- Take them on adventures. Life shouldn't be drudgery, says Mangiero. At the same time, you can take them on low-cost or even free "adventures" any time! Set up a tent in the living room and explore exotic lands together from your own house. Or ask your kids to plan a meal of exotic foods and recipes from different countries. Tonight could be Greek night, or Italy night, or China night. This way, the whole family can enjoy international cuisine from home. To up the education factor, you can even make flashcards together, complete with interesting factoids about the countries whose food you're sampling.
- Give them plenty of hugs. Hugs are a comforting expression of love, so hug your child or your children often. Mangiero, who collects and literally wrote the book on teddy bear mojo, points out that giving a loved one a squeeze gives us a giant dose of happiness. Research shows that hugs given with pure, loving, appropriate intentions (Mangiero calls them "safe hugs") have both physical and emotional benefits. Further, make sure your young child has at least one furry friend like a teddy bear or stuffed animal to hug any time they need a dose of comfort. "Hug your kids every day," says Mangiero. "Hug them even when they're teens and pretend to resist you. Older kids are worried about looking cool, but they really crave your affection at every age."
- Read to them. Reading to your young children is one of the best ways to nurture them, says Mangiero. Her book, The Big Squeeze: Hugs & Inspirations for Every Grown-Up Who Loves Teddy Bears, is perfect bedtime reading for adults and kids alike because it's full of life lessons, encouragement, and, of course, photos of adorable teddy bears.
- Teach them to "take a breath" with tech-free time. In our overconnected world, it's all too common to see children preoccupied with phones, tablets, and laptops—or glued to the television. Mangiero urges you to teach your children to enjoy tech-free downtime and to savor the moment at hand. So unplug as a family and give your kids (and yourself) permission to take things easier. And if you're looking for a rewarding experience you can enjoy together, try out the popular new yoga or meditation classes for families. "Your children will be children for only a short while," concludes Mangiero. "The nurturing you show them now teaches them to connect with others and continues serving them throughout their lives. And remember that while nurturing certainly benefits your kids, it is just as healthy and important for you. Instead of reducing your role to that of a taskmaster keeping your children on schedule, the meaningful, mindful time you spend with your children can bring you joy, alleviate stress, and deepen your relationship as parent and child."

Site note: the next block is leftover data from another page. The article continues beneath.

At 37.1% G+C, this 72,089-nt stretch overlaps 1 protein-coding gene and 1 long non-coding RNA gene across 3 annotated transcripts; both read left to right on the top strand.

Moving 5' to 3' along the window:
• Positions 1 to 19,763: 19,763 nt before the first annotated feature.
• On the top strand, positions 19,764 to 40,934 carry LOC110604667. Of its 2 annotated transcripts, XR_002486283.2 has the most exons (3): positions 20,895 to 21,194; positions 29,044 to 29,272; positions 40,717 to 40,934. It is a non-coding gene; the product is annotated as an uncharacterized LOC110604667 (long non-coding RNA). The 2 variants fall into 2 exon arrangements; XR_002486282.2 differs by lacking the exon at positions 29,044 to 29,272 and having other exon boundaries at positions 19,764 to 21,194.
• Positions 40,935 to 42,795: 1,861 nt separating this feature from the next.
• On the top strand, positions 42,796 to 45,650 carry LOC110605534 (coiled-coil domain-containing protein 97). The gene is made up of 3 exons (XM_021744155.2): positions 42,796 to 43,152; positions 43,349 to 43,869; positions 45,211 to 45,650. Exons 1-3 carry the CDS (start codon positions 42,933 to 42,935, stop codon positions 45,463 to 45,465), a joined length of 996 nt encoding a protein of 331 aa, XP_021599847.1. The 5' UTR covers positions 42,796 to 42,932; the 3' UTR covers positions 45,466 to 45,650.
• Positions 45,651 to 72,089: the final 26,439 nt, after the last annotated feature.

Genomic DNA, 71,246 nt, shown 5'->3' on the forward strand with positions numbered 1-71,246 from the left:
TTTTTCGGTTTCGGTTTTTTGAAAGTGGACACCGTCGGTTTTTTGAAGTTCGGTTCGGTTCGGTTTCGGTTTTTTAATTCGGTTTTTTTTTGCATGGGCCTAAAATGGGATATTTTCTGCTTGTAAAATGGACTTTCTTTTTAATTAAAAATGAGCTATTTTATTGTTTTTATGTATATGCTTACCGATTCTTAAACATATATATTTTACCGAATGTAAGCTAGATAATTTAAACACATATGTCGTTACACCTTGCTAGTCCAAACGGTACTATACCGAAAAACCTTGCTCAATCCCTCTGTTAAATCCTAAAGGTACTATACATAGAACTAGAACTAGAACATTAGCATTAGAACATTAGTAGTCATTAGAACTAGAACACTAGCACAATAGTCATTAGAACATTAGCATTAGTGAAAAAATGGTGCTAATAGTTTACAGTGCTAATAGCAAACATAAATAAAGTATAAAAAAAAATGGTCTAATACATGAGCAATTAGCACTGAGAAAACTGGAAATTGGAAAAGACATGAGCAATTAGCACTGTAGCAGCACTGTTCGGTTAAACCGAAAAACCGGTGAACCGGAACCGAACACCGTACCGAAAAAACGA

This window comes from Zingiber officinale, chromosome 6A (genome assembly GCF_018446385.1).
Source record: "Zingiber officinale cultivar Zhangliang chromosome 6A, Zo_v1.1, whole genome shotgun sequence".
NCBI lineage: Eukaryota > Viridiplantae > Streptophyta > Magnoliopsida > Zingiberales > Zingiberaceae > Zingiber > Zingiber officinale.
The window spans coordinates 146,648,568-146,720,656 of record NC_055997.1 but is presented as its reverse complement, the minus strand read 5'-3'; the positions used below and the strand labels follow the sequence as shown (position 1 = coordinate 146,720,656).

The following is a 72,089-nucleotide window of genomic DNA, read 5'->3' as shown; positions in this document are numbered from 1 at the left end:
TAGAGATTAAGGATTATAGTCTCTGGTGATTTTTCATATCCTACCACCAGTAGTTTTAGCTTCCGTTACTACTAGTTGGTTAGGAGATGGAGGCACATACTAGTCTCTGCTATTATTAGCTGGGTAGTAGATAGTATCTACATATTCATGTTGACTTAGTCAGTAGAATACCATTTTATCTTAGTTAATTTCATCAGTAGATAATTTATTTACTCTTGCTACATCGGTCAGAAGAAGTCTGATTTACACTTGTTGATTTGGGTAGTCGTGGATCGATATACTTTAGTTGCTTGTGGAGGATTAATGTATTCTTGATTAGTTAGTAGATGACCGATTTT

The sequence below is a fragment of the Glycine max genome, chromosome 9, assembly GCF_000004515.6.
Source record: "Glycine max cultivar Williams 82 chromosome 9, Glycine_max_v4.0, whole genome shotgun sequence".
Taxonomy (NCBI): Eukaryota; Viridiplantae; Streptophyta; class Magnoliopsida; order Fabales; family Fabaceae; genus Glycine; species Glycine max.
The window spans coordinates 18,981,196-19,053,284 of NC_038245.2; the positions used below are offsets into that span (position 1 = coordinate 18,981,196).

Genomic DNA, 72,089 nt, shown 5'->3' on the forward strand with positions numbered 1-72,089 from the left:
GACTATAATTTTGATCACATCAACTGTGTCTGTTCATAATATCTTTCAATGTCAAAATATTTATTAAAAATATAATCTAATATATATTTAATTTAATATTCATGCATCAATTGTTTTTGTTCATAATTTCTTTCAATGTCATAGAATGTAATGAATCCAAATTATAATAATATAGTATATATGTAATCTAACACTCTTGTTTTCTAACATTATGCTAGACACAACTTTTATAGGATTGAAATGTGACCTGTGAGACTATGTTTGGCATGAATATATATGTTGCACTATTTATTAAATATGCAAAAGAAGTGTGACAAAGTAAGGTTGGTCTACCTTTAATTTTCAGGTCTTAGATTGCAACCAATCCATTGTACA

About the Author:
Dr. Susan Mangiero is the author of The Big Squeeze: Hugs & Inspirations for Every Grown-Up Who Loves Teddy Bears (Happy Day Press, 2017, ISBN: 978-0-997-50232-9, $14.95, www.hugsandjoy.com). She coaches financial organizations on using trust, kindness, and nurturing to develop their relationship-building skills and grow their brand. Recognized as a thought leader in the areas of fiduciary best practices and trust-based business development, she has advised numerous companies, government organizations, and policy-making bodies. She is a Certified Fraud Examiner, forensic economist, and storyteller with experience in competitive strategy, client satisfaction, and risk management.
In addition to writing nearly 50 articles and chapters that have been published in prominent investment industry journals, magazines, and books, Mangiero has penned over 1,000 economic commentaries for her award-winning blog, Pension Risk Matters®. She has had the pleasure of leading workshops for thousands of business professionals about leadership best practices and the importance of integrity and empathy in attracting and retaining customers.
About the Book:
The Big Squeeze: Hugs & Inspirations for Every Grown-Up Who Loves Teddy Bears (Happy Day Press, 2017, ISBN: 978-0-997-50232-9, $14.95, www.hugsandjoy.com), by Dr. Susan Mangiero, is a sweet and uplifting gift book focused on the undeniable truth that kindness to ourselves, and others, matters. It is available on Amazon and can be purchased in bulk at a discount or customized for client or fundraising events by emailing email@example.com.